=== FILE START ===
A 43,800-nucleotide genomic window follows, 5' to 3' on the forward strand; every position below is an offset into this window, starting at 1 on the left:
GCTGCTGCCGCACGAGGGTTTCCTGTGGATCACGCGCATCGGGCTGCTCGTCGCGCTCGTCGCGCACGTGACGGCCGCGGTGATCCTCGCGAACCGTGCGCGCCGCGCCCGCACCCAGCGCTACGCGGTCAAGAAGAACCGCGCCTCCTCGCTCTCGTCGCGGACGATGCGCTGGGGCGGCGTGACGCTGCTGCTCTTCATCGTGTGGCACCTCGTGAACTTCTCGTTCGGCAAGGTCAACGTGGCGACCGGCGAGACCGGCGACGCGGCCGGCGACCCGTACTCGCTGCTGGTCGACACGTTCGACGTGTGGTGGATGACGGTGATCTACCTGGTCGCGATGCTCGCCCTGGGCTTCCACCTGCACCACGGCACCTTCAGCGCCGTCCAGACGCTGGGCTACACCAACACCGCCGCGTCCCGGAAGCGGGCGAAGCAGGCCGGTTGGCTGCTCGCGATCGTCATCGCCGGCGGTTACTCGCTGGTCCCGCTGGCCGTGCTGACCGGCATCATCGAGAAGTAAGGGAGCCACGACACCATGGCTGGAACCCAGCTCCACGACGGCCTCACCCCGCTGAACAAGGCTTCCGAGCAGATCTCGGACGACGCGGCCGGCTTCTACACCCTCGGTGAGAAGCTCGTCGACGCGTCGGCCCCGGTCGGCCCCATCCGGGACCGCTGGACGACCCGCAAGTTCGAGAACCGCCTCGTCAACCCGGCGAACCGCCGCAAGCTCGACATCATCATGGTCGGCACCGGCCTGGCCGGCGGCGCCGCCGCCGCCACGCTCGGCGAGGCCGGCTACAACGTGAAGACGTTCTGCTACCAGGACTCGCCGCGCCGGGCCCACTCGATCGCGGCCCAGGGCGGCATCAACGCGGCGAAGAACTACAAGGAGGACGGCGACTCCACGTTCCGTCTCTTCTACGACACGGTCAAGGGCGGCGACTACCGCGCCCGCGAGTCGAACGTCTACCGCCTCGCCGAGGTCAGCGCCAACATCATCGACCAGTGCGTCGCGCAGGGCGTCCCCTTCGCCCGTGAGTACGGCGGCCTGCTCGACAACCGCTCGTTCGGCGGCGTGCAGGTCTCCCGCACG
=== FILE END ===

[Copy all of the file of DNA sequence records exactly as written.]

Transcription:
A 43,800-nucleotide genomic window follows, 5' to 3' on the forward strand; every position below is an offset into this window, starting at 1 on the left:
GCTGCTGCCGCACGAGGGTTTCCTGTGGATCACGCGCATCGGGCTGCTCGTCGCGCTCGTCGCGCACGTGACGGCCGCGGTGATCCTCGCGAACCGTGCGCGCCGCGCCCGCACCCAGCGCTACGCGGTCAAGAAGAACCGCGCCTCCTCGCTCTCGTCGCGGACGATGCGCTGGGGCGGCGTGACGCTGCTGCTCTTCATCGTGTGGCACCTCGTGAACTTCTCGTTCGGCAAGGTCAACGTGGCGACCGGCGAGACCGGCGACGCGGCCGGCGACCCGTACTCGCTGCTGGTCGACACGTTCGACGTGTGGTGGATGACGGTGATCTACCTGGTCGCGATGCTCGCCCTGGGCTTCCACCTGCACCACGGCACCTTCAGCGCCGTCCAGACGCTGGGCTACACCAACACCGCCGCGTCCCGGAAGCGGGCGAAGCAGGCCGGTTGGCTGCTCGCGATCGTCATCGCCGGCGGTTACTCGCTGGTCCCGCTGGCCGTGCTGACCGGCATCATCGAGAAGTAAGGGAGCCACGACACCATGGCTGGAACCCAGCTCCACGACGGCCTCACCCCGCTGAACAAGGCTTCCGAGCAGATCTCGGACGACGCGGCCGGCTTCTACACCCTCGGTGAGAAGCTCGTCGACGCGTCGGCCCCGGTCGGCCCCATCCGGGACCGCTGGACGACCCGCAAGTTCGAGAACCGCCTCGTCAACCCGGCGAACCGCCGCAAGCTCGACATCATCATGGTCGGCACCGGCCTGGCCGGCGGCGCCGCCGCCGCCACGCTCGGCGAGGCCGGCTACAACGTGAAGACGTTCTGCTACCAGGACTCGCCGCGCCGGGCCCACTCGATCGCGGCCCAGGGCGGCATCAACGCGGCGAAGAACTACAAGGAGGACGGCGACTCCACGTTCCGTCTCTTCTACGACACGGTCAAGGGCGGCGACTACCGCGCCCGCGAGTCGAACGTCTACCGCCTCGCCGAGGTCAGCGCCAACATCATCGACCAGTGCGTCGCGCAGGGCGTCCCCTTCGCCCGTGAGTACGGCGGCCTGCTCGACAACCGCTCGTTCGGCGGCGTGCAGGTCTCCCGCACG